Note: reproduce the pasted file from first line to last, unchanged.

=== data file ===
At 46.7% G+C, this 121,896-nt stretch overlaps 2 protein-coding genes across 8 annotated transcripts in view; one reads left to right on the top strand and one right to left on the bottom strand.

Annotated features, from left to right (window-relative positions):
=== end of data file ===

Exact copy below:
At 46.7% G+C, this 121,896-nt stretch overlaps 2 protein-coding genes across 8 annotated transcripts in view; one reads left to right on the top strand and one right to left on the bottom strand.

Annotated features, from left to right (window-relative positions):